In most industries there exists a somewhat standard structure, whether it’s employees sitting at rows of computer terminals, mobile workers directed by in-office dispatchers, or remote freelancers. For many businesses, their industry’s standard structure works quite well. Often, it’s a tried and true model and something that helps employees feel comfortable. Other times, the standard structure remains unchallenged simply because it’s taken for granted or because altering it seems organizationally daunting. In these instances, we have deep respect for organizations that craft work styles which fit their own unique goals perfectly.
Automattic Inc., the company that runs WordPress.com (the blogging platform you’re reading on right now), is an example of an organization that has crafted an unusual style of workforce management, but continues to grow and truly believes they’ve found the perfect solution for their company. WordPress.com is the 15th most trafficked website in the world. Nonetheless, Automattic doesn’t have a single office. Every employee works from home, or wherever they please (There’s also no limit on employee vacation days). They even display a map of their employees’ locations around the globe. The company is growing, profiting, and believes their distributed nature is central to what they do.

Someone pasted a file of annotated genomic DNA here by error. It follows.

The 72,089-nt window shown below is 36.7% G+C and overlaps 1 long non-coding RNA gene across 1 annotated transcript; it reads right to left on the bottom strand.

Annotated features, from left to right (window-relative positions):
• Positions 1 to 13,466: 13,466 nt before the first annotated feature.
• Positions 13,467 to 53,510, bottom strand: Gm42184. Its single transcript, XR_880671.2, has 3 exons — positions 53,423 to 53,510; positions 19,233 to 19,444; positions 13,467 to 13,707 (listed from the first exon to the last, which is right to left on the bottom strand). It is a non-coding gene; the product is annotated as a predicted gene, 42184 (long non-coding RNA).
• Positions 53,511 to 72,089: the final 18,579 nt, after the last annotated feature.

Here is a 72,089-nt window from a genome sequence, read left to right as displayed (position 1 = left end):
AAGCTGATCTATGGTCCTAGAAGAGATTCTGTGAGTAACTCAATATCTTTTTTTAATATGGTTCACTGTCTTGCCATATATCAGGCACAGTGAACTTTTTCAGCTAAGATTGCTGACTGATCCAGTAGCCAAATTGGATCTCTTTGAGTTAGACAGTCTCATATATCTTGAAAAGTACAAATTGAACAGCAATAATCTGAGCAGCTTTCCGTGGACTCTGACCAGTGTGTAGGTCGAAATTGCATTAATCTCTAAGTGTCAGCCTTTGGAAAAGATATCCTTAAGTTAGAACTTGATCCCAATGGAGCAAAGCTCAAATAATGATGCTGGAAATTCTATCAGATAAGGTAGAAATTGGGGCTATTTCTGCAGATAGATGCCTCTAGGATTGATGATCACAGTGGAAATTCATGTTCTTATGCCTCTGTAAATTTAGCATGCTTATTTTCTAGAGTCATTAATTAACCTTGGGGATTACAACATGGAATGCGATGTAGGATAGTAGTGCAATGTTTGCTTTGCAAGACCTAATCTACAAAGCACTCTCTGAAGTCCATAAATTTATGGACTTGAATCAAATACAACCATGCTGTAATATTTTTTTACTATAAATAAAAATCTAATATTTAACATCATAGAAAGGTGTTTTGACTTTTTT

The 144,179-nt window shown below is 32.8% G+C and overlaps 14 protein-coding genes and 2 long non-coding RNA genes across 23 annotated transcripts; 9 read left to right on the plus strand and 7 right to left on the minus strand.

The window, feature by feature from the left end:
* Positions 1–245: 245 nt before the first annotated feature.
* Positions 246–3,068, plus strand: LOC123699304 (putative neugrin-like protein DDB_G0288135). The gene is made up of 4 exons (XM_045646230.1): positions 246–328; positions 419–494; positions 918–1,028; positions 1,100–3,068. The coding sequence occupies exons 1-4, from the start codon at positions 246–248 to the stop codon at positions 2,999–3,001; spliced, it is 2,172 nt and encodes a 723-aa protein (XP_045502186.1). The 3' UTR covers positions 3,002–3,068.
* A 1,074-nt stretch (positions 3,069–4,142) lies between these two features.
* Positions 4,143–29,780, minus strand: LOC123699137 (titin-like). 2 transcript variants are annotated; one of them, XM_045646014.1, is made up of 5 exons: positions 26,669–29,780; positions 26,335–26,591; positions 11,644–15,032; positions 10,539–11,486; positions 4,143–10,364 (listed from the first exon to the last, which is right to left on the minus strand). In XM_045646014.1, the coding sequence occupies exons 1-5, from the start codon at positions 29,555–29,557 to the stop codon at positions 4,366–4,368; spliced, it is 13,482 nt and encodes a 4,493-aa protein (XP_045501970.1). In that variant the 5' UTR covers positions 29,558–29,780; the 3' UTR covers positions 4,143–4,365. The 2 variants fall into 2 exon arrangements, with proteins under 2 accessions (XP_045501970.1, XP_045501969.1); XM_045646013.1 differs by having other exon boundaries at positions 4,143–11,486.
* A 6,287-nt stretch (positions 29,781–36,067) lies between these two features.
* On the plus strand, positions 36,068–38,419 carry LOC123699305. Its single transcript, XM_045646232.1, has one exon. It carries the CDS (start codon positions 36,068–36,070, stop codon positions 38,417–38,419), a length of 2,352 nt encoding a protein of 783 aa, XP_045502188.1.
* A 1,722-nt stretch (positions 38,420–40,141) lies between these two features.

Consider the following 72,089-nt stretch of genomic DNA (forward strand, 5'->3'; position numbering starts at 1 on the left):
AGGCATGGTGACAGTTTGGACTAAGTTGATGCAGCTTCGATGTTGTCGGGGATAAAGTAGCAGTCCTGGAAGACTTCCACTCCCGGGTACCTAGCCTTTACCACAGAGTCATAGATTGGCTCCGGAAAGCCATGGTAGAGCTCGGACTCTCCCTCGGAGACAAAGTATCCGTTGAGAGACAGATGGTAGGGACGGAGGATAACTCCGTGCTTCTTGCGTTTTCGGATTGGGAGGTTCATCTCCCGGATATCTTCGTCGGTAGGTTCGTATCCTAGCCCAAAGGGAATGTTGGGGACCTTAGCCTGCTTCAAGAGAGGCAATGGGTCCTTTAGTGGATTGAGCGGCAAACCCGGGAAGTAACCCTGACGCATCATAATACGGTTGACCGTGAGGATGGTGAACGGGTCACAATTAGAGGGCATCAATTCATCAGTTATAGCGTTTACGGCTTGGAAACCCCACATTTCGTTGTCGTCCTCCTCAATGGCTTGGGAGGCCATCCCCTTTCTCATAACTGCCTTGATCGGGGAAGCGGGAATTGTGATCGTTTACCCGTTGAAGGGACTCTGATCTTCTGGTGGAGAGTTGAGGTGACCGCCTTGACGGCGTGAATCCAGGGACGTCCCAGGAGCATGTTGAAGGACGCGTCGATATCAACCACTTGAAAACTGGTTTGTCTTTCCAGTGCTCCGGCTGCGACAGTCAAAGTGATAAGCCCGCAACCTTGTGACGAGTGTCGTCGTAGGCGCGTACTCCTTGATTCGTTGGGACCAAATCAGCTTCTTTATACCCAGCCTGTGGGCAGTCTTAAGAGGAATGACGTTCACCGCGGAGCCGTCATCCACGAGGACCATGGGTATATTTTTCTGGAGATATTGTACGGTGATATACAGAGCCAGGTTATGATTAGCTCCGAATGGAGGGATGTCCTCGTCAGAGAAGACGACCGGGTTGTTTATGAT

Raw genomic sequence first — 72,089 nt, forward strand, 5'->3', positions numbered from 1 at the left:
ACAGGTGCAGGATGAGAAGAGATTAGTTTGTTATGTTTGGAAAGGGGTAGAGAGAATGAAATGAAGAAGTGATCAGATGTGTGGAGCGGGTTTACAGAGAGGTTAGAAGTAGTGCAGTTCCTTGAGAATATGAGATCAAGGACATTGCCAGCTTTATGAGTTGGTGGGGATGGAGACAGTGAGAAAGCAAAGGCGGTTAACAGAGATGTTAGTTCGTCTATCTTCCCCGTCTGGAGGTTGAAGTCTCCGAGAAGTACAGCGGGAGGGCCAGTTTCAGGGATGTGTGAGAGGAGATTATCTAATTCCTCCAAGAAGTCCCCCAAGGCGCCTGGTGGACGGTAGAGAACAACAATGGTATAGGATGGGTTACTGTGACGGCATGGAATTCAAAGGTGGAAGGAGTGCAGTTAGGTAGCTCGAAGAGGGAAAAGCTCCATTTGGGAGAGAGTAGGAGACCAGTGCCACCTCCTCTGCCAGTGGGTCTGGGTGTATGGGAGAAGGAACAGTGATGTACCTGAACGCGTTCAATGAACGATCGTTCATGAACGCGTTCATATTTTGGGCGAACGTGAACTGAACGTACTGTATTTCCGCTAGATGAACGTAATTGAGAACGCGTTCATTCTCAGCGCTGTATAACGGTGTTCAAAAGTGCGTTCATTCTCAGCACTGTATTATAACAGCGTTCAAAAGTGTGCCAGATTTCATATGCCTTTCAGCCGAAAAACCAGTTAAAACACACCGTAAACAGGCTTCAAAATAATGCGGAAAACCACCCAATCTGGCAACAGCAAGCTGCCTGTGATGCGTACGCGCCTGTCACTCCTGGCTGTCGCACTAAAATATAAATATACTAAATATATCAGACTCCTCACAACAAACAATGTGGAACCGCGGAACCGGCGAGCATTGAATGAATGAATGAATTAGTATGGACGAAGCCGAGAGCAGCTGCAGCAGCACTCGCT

In Daily Tekk’s interview with Sara Rosso, the WordPress.com VIP Global Services Manager gives a good sense of how they understand the significance of their work style. Sara explains, “I would describe Automattic’s culture as Distributed. Not only does this refer to our physical organization and lack of offices, it’s also part of the fabric of the company.”
In another recent HBR piece, former “Automoattician,” Scott Berkun breaks down the philosophies that underpin the company’s novel approach to the distributed workforce. He points to five things that companies’ thinking about including remote work in their process should know:
1. Creativity thrives online
“…Chat rooms, social media, and blogs provide many chance encounters and serendipitous ideas. Dozens of times a day, WordPress.com releases new features and updates, and they collaborate intensely around them on internal blogs and in chat rooms. Remote work certainly changes the nature of interaction, but to assume this inhibits creativity is ridiculous.”
2. Not all remote work is the same
“To evaluate remote work as a singular idea is a paper tiger. There are many policies to choose from and those choices matter…Any progressive idea can be made to fail if the people in charge don’t support it.”
3. Culture is critical
“If employees are self-motivated and empowered, remote work can accelerate productivity. However in autocratic or bureaucratic organizations the freedom of remote work runs against the culture. Of course remote workers will be less productive if they’re in environments that depend on centralized, rule-oriented, or committee heavy processes. But even then it can work if managers care more about results than pretense.”
4. It should be up to the employee
“If a worker proves they can perform as well, or better, from home there’s little reason to complain. Even at a bureaucratic company, a motivated worker may be able to find ways to do their job productively in a remote environment. Why not let them try? If they’re right everyone wins.”